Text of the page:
Gibbs Hill Lighthouse
The main sightseeing attraction of Southampton is 117-foot Gibbs Hill Lighthouse (68 St. Anne’s Rd., tel. 441/238-8069 or 441/238-0524, www.bermudalighthouse.com, 9 a.m.–4:30 p.m. daily except Christmas, $2.50 per person, kids under 5 free), good for a dedicated visit or a stop on your drive west. Built of prefabricated cast iron shipped from England, the historic landmark’s 26-mile lamp was first lit on May 1, 1846, as a navigational marker for approaching ships.
It was a revolutionary method at the time for diminishing the number of shipwrecks around the island’s treacherous necklace of reefs; before its construction, some 39 vessels had foundered or sunk on reefs, which extend 16 miles offshore in some areas. While ships now employ higher-tech navigation methods, such as GPS systems, the lighthouse offers a backup method of shoreline navigation still appreciated by modern mariners.
The flash of its light can be seen as far as 180 miles by planes flying at 10,000 feet or higher. For generations, lighthouse-keepers ran the property, but it is now operated electronically and maintained by the government’s Marine and Ports Department.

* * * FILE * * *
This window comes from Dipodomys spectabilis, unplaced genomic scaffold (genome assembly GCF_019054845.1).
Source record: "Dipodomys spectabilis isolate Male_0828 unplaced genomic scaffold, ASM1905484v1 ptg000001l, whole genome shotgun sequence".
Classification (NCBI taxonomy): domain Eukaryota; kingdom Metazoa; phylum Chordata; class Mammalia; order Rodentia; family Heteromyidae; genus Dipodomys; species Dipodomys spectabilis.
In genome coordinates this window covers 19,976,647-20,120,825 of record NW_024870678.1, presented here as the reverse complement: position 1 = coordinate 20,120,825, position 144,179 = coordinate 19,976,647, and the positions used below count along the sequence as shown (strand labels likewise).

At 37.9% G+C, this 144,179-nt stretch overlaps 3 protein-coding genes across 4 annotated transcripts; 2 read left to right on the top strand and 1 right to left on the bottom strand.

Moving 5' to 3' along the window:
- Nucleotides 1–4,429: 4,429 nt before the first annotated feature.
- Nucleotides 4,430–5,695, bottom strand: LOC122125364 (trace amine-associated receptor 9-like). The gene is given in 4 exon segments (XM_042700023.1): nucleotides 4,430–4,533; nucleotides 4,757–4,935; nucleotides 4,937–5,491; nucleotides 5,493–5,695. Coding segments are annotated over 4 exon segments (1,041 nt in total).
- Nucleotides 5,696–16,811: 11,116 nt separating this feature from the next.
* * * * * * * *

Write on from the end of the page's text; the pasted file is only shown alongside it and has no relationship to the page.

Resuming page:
At 10-second intervals, the light emits a two-second-long flash that is visible from most parts of the island. Its 1,000-watt bulb is housed within a revolving beehive lens.
The whole hillside is panoramic—Queen Elizabeth II visited in 1953 shortly after her coronation, and today a bronze plaque on the roadside below the lighthouse marks where she stopped to gaze over the Great Sound’s scattering of islands. But the best view, if you can muster the energy, is from the windswept balcony atop the structure’s 185 stairs. The climb is not as tough as it might appear; eight floors, with mini exhibits that describe the tower’s manufacture as well as general Bermuda history, provide resting platforms on the way up and down. Climb past the gargantuan lamp to the high-railed balcony with its 360-degree views—a spectacular vantage point from which to spy the South Shore horizons, the West End as far as the Royal Naval Dockyard, the Great Sound with Hamilton Harbour and the city in the distance, and the homes, swimming pools, farm fields, and seascapes of Southampton and Warwick.
Indeed, the view demonstrates well Bermuda’s crowding of residential neighborhoods and the lack of substantial greenbelts. Alongside the lighthouse, in a former signaling station used by the British Army, is one of Bermuda’s most unique restaurants, the Lighthouse Restaurant, and a gift shop selling souvenirs.
© Rosemary Jones from Moon Bermuda, 2nd Edition